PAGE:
“Very good,” Maureen answered, taking a seat as soon as Mark pulled out her chair for her. It had taken her awhile to get used to Mark doing things like that for her. “What happened to you?”
“My Sunday help bailed on me,” Eda shook her head. “I will have to get rid of that girl,” she said regretfully.
She took their orders and bustled away, coming back shortly with steaming plates of food.
“So what’s the plan?” Maureen asked, spooning some rice inside her mouth.
“Job hunting starting tomorrow,” Faith said with a shrug. She did not have much appetite but gamely sliced off a piece of chicken.
“I was thinking that maybe you should give yourself some space,” Maureen said softly. “Like get a week’s rest before you start to hunt.”
“I don’t need rest Maureen, I need to be earning a living,” Faith said a little sharply.
“All right honey, it was just a suggestion,” the other girl said soothingly.
Faith shook her head and did not respond. It was Mark who changed the subject, regaling them with stories about a sales rep at his office. Very soon the mood had lightened and Faith found herself cleaning her plate and actually laughing. She was not going to let the problem overwhelm her.
Monday morning came with determination and optimism. Faith was determined to be positive and with that in mind she armed herself; making sure to dress the part in tailored pants and white cotton blouse. She packed a sandwich and some fruits into her little tote and a bottle of water. Along with that she put her documents inside a folder; saying a prayer before heading out.
By mid-morning her enthusiasm had waned considerably after being told for the fifth time that there was no vacancy. “We will be sure to get in touch with you if anything opens up,” a woman told her sympathetically; seeing apparent dejection on the girl’s face.
One man told her lewdly, that with her looks and figure she should not be walking around looking for a job but instead should be some man’s arm candy. She left without leaving a resume.
It was Wednesday morning before she got a call from a woman asking her if she would like to come in because her employee would be off for a month and she needed someone to fill the vacancy. Faith had to squelch the disappointment and with a bright voice told her of course.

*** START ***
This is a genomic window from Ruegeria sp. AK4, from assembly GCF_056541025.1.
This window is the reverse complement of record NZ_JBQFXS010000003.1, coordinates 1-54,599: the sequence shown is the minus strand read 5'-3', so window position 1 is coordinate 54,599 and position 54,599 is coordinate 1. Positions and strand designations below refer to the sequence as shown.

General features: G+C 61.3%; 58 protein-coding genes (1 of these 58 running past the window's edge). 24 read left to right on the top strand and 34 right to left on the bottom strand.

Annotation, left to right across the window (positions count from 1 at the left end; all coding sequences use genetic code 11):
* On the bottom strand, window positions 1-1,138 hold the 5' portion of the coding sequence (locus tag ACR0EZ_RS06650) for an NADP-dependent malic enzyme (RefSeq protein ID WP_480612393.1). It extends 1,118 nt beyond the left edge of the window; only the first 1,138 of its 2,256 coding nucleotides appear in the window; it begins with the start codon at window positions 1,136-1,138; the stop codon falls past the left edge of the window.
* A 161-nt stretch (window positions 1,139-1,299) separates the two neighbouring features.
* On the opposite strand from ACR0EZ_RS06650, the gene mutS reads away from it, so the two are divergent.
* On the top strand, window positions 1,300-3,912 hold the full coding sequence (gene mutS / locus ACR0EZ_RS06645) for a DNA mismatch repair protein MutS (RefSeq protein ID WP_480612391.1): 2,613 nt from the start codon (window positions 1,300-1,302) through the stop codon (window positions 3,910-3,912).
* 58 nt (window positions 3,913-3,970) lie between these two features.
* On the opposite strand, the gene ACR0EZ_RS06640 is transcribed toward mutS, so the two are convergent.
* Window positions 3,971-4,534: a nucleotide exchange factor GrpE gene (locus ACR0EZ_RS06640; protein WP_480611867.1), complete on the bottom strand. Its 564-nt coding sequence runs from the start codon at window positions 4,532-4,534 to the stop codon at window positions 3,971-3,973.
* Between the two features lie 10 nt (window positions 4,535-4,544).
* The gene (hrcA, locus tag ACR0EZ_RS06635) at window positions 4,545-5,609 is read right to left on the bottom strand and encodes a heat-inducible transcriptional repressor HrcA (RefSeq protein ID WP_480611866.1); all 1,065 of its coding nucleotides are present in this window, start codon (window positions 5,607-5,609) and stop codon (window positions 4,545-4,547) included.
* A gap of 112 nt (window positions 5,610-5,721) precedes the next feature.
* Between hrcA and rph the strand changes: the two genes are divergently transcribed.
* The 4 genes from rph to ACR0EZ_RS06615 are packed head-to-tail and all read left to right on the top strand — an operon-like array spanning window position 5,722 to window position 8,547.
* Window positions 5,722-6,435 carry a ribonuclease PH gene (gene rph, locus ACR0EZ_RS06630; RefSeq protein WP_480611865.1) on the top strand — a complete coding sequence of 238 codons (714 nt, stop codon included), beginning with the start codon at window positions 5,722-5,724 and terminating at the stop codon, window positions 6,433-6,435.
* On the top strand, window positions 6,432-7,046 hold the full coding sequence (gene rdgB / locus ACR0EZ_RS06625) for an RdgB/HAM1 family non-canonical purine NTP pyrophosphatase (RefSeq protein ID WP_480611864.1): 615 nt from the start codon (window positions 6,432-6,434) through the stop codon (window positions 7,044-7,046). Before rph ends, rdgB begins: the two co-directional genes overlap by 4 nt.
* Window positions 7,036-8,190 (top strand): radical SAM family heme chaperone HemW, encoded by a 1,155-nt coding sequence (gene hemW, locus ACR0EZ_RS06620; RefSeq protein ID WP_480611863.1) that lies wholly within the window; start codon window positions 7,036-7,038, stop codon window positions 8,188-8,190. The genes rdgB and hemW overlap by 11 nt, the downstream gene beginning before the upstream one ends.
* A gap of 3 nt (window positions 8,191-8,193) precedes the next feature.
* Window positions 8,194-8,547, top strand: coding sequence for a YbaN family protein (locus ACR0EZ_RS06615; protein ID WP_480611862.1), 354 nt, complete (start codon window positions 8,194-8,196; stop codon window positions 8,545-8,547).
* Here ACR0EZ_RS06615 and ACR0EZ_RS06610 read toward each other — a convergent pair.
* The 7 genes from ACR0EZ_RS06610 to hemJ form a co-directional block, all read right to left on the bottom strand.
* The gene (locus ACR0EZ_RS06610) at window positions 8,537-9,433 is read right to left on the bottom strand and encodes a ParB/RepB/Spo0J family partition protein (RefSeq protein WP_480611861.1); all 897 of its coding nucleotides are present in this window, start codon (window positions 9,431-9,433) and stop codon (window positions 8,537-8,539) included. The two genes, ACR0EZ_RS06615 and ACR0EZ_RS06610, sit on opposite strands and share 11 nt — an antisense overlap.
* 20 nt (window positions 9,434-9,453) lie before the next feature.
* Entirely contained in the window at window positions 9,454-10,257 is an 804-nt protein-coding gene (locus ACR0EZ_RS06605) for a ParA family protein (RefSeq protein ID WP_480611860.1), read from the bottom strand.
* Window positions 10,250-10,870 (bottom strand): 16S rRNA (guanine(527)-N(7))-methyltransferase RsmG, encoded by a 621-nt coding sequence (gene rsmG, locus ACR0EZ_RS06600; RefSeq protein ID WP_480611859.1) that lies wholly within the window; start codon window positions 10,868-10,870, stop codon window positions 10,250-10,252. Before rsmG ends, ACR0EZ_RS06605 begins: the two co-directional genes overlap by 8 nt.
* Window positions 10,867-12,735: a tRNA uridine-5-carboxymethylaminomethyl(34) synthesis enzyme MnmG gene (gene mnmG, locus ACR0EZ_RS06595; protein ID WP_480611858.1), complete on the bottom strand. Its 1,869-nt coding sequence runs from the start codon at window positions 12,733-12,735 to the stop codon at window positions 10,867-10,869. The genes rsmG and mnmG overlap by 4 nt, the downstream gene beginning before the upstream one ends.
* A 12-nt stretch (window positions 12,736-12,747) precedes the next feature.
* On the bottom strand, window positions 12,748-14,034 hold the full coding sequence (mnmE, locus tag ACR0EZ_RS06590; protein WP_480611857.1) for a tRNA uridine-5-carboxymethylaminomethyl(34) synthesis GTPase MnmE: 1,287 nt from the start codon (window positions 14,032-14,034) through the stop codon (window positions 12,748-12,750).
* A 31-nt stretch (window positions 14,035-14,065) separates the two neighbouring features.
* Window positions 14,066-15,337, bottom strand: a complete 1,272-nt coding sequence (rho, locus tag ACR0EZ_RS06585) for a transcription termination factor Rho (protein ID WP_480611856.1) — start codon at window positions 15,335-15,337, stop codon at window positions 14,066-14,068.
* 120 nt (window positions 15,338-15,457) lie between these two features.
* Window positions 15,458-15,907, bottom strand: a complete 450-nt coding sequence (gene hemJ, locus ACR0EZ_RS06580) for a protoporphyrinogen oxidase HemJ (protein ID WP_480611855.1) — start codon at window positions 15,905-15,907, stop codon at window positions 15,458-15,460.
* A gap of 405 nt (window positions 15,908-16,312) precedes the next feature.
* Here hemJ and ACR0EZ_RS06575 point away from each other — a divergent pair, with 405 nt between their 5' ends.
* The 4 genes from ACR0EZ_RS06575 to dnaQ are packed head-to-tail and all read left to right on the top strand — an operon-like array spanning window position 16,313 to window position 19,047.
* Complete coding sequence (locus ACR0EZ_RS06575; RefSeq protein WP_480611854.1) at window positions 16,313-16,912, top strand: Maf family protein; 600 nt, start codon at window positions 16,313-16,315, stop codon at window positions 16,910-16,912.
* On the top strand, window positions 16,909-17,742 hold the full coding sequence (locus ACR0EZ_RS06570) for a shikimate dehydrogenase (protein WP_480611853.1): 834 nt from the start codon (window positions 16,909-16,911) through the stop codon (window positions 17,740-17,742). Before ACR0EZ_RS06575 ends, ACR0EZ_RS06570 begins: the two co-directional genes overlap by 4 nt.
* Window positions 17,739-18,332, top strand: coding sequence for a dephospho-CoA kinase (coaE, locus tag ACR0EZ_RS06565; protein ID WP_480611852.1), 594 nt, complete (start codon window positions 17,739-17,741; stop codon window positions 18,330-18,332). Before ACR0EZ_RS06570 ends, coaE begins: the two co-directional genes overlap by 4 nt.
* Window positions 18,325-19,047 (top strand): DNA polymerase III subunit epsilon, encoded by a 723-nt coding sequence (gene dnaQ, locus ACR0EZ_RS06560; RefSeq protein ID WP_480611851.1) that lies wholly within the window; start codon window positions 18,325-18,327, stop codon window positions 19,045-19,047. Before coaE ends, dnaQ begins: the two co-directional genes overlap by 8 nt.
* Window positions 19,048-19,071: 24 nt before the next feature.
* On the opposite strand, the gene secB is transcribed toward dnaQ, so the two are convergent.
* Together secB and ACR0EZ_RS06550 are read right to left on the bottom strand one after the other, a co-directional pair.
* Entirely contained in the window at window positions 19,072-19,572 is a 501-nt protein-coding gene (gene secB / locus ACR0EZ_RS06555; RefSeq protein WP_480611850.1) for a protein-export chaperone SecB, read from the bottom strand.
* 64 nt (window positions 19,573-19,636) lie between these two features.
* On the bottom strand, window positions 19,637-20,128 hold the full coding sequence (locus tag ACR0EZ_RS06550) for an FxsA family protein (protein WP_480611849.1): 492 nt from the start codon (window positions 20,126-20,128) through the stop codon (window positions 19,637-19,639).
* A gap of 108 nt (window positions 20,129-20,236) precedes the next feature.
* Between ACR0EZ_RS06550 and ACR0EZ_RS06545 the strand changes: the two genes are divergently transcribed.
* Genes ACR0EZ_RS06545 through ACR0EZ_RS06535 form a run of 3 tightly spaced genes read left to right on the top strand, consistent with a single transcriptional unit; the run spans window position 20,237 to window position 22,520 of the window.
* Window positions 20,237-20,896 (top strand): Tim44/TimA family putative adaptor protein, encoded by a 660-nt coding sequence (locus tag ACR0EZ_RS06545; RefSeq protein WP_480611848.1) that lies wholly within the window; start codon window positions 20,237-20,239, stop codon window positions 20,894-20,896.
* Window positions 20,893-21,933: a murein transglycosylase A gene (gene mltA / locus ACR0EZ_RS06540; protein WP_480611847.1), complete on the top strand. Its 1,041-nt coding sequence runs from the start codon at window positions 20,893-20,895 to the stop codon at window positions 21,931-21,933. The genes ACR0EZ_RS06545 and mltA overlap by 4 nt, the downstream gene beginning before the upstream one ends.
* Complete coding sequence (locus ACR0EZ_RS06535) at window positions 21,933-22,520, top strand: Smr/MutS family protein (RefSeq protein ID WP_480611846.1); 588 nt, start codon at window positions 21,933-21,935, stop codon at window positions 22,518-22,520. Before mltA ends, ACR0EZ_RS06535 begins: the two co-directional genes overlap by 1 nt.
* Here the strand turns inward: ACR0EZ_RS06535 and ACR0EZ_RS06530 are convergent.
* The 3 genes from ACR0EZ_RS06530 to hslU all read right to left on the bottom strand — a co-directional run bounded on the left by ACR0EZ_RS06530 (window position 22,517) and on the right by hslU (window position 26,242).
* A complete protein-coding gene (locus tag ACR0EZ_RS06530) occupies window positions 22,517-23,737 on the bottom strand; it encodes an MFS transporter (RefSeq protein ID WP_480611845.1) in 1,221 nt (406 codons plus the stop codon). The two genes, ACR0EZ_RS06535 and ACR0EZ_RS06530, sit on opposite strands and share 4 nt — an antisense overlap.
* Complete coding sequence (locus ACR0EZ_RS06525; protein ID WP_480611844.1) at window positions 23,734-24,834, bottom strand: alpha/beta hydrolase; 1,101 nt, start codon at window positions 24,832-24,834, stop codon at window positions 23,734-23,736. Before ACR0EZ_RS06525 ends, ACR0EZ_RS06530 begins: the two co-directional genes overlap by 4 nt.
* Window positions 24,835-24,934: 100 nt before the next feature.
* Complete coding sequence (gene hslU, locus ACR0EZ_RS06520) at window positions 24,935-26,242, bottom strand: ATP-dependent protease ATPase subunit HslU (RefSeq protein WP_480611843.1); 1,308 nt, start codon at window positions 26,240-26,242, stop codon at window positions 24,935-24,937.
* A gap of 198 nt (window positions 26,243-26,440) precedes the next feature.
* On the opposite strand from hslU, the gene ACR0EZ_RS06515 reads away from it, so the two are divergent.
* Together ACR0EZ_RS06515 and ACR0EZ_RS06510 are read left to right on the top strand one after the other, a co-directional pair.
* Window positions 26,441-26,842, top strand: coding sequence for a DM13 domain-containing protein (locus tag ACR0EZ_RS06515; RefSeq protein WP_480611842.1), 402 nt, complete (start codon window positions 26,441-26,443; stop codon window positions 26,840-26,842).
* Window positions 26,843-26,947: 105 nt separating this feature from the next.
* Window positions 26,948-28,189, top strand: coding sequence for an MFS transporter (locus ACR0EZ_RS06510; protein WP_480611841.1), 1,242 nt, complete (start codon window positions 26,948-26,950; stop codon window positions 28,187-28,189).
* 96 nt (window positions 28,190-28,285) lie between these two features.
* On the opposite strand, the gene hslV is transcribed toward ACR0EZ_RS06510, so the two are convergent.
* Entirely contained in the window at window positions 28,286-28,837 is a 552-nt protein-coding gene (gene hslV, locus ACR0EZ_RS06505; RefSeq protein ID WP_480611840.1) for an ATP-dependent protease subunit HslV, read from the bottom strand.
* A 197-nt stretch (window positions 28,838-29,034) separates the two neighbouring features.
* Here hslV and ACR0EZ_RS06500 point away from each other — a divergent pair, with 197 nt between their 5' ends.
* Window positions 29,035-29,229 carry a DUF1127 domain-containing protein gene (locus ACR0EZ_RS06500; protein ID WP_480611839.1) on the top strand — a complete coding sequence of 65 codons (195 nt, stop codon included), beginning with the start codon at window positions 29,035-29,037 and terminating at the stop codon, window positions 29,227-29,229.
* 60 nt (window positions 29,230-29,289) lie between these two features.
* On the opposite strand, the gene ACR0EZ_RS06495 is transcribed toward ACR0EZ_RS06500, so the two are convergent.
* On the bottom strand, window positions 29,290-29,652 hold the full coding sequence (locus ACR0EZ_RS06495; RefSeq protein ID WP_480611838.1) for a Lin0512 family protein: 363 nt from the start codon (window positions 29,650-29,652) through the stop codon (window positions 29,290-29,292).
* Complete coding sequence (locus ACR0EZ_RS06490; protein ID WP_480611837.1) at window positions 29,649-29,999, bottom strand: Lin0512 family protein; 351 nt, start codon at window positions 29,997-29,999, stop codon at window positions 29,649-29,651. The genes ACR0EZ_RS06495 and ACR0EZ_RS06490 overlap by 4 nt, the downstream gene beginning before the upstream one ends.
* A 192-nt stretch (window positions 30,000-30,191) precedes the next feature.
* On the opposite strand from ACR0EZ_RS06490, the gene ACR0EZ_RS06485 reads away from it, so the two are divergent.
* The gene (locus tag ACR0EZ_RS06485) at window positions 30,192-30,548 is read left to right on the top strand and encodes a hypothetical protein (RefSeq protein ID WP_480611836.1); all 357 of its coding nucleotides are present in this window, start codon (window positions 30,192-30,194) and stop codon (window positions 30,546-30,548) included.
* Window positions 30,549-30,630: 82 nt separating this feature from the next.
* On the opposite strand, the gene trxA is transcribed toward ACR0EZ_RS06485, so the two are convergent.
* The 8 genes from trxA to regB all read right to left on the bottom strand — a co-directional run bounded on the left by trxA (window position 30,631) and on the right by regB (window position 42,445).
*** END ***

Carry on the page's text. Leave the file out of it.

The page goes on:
It was a real estate office and Faith dressed in her best suit; a black and white skirt suit with white silk blouse underneath. She’d had ruthlessly tamed her riotous curls; leaving a few tendrils curling at her cheeks. She was determined to make the best of a bad situation.
When she got there, the determination took a downward spiral as she sat for half an hour in the dingy waiting room. She did not remember dropping off a resume at this place but then again she had sent some via email. At that moment a harried, untidy looking woman bustled out and beckoned her to follow. The offices were not any better; she passed what looked like a secretarial office and had a glimpse of a tiny cubicle with a small table heaped with papers.
The woman indicated that she sit on one of the vinyl chairs in front of an untidy, crowded desk which looked like the documents were going to slide off any second. “I am sorry to be rushing so much my dear but Miranda had an emergency that came up and she had to leave suddenly.” She sat at her desk and gave Faith an assessing stare, taking in her immaculate attire. “We’re casual here so in the future you don’t have to bother dressing up so much.”
“Where I come from this is considered professional attire and I am a professional,” Faith told her smoothly, not caring whether or not she was going to be told that she was no longer needed.
“Well then,” the woman frowned. “I can’t say I blame you and I don’t want you to feel that we are not professional here; it’s just that it’s a small office and you know what I mean.”
Faith nodded without saying a word; wondering if this was such a good idea. As if the woman could hear what she was thinking she hastened to add, “You are definitely going to make a positive spin on the place.” She beamed. “By the way my name is Cathy and I have a showing in half an hour,” she glanced at her watch, discovering that it was almost eleven o’clock. “Let me show you where you will be.” She stood up and headed for the door, expecting Faith to follow her.